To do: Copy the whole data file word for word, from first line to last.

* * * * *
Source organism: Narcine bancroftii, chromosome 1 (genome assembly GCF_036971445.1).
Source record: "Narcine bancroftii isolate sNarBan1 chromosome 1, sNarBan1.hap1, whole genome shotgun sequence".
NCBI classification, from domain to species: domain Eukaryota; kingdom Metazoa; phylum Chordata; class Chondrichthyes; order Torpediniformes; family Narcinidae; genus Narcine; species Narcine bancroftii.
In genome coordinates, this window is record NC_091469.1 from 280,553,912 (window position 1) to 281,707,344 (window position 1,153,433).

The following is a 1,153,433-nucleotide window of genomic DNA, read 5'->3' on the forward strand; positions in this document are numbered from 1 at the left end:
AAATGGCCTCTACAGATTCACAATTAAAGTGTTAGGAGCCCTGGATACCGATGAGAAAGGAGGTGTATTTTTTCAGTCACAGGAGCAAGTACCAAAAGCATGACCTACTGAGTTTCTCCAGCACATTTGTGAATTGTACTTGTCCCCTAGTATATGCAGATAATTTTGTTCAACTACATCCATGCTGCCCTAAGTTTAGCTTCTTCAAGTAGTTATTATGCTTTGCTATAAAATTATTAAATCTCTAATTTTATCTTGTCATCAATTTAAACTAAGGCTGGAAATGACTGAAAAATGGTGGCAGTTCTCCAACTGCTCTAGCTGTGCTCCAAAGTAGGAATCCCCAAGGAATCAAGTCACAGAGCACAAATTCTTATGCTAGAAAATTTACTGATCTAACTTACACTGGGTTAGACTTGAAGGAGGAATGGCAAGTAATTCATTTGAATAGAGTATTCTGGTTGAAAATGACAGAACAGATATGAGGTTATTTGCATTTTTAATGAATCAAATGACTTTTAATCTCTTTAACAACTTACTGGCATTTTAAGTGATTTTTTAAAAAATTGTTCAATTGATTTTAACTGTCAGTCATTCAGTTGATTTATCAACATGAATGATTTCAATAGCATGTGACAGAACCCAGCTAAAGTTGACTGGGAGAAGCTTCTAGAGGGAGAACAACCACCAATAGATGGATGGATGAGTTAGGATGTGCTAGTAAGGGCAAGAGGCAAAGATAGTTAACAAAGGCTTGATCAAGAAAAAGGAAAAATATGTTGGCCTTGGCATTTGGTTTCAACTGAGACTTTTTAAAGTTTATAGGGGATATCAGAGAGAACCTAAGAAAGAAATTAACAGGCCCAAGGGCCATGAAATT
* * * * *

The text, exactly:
Source organism: Narcine bancroftii, chromosome 1 (genome assembly GCF_036971445.1).
Source record: "Narcine bancroftii isolate sNarBan1 chromosome 1, sNarBan1.hap1, whole genome shotgun sequence".
NCBI classification, from domain to species: domain Eukaryota; kingdom Metazoa; phylum Chordata; class Chondrichthyes; order Torpediniformes; family Narcinidae; genus Narcine; species Narcine bancroftii.
In genome coordinates, this window is record NC_091469.1 from 280,553,912 (window position 1) to 281,707,344 (window position 1,153,433).

The following is a 1,153,433-nucleotide window of genomic DNA, read 5'->3' on the forward strand; positions in this document are numbered from 1 at the left end:
AAATGGCCTCTACAGATTCACAATTAAAGTGTTAGGAGCCCTGGATACCGATGAGAAAGGAGGTGTATTTTTTCAGTCACAGGAGCAAGTACCAAAAGCATGACCTACTGAGTTTCTCCAGCACATTTGTGAATTGTACTTGTCCCCTAGTATATGCAGATAATTTTGTTCAACTACATCCATGCTGCCCTAAGTTTAGCTTCTTCAAGTAGTTATTATGCTTTGCTATAAAATTATTAAATCTCTAATTTTATCTTGTCATCAATTTAAACTAAGGCTGGAAATGACTGAAAAATGGTGGCAGTTCTCCAACTGCTCTAGCTGTGCTCCAAAGTAGGAATCCCCAAGGAATCAAGTCACAGAGCACAAATTCTTATGCTAGAAAATTTACTGATCTAACTTACACTGGGTTAGACTTGAAGGAGGAATGGCAAGTAATTCATTTGAATAGAGTATTCTGGTTGAAAATGACAGAACAGATATGAGGTTATTTGCATTTTTAATGAATCAAATGACTTTTAATCTCTTTAACAACTTACTGGCATTTTAAGTGATTTTTTAAAAAATTGTTCAATTGATTTTAACTGTCAGTCATTCAGTTGATTTATCAACATGAATGATTTCAATAGCATGTGACAGAACCCAGCTAAAGTTGACTGGGAGAAGCTTCTAGAGGGAGAACAACCACCAATAGATGGATGGATGAGTTAGGATGTGCTAGTAAGGGCAAGAGGCAAAGATAGTTAACAAAGGCTTGATCAAGAAAAAGGAAAAATATGTTGGCCTTGGCATTTGGTTTCAACTGAGACTTTTTAAAGTTTATAGGGGATATCAGAGAGAACCTAAGAAAGAAATTAACAGGCCCAAGGGCCATGAAATT